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. Last Updated: 07/27/2016

Protests in Papua New Guinea Spark Police Clashes, Looting

PORT MORESBY, Papua New Guinea -- Papua New Guinea was thrown into turmoil Thursday as protesters and soldiers demanded the reinstatement of a sacked army chief and criminal gangs took advantage of a social, political and military crisis.


Police fired tear gas at looters around the city, and shots rang out through the day near an army barracks where thousands of people gathered to protest against Prime Minister Sir Julius Chan.


The crisis began Monday when Brigadier-General Jerry Singirok demanded that Chan resign and an inquiry be held into the hiring of foreign mercenaries to end the Bougainville island conflict, where rebels have battled the government since 1988. Chan promptly sacked his army commander.


Chan said Thursday an inquiry would be held into the mercenary contract with British-based consultancy Sandline International and that the $28 million contract had been suspended pending the outcome of the inquiry.


Confrontation between police and troops was narrowly avoided Thursday after running battles between police and protesters spilled into the sprawling Murray barracks.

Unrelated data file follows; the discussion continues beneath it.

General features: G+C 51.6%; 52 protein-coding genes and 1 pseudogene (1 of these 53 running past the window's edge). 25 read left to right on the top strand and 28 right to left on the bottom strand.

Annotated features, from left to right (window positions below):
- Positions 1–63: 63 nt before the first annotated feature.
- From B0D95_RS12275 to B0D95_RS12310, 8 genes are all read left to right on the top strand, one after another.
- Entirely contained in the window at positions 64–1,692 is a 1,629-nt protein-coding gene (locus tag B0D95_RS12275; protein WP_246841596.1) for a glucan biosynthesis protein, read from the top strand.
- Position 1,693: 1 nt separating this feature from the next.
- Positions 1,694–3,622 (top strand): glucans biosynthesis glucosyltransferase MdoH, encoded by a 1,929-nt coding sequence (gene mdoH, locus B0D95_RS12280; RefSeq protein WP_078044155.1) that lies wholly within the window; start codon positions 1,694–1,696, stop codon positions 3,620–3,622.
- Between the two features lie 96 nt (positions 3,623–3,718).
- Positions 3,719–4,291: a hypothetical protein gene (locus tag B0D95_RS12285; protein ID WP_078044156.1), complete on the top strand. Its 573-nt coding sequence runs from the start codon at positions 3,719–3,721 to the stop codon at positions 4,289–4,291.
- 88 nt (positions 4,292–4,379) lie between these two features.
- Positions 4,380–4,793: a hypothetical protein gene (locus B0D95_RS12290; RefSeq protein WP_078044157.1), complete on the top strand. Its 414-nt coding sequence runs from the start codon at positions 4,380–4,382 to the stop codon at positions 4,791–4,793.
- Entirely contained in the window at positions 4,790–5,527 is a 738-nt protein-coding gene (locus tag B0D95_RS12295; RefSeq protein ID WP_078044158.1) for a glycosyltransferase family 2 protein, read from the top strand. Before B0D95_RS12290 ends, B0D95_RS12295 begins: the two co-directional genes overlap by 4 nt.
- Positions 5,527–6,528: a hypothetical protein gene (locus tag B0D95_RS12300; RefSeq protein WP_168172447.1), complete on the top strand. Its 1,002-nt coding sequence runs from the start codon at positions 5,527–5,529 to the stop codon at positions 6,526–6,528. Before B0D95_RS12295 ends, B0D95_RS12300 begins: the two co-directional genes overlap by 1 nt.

Scores of protesters ran in through the barracks gate, and police fired tear gas into the compound after them, angering soldiers who have remained inside the barracks since Monday.


A group of enraged soldiers started kicking down the door of the armory for weapons but were stopped by junior officers who had to draw their own sidearms. While the army has been the focus for protests against Chan, the police force is believed to be backing the government.


Any confrontation between the forces, traditional rivals, would have unpredictable consequences for democracy in the South Pacific nation.


Thursday's unrest initially appeared to be more criminal than political. Looters roamed the run-down city of around 150,000 people. Local gangs known as "rascals" normally make Port Moresby highly dangerous.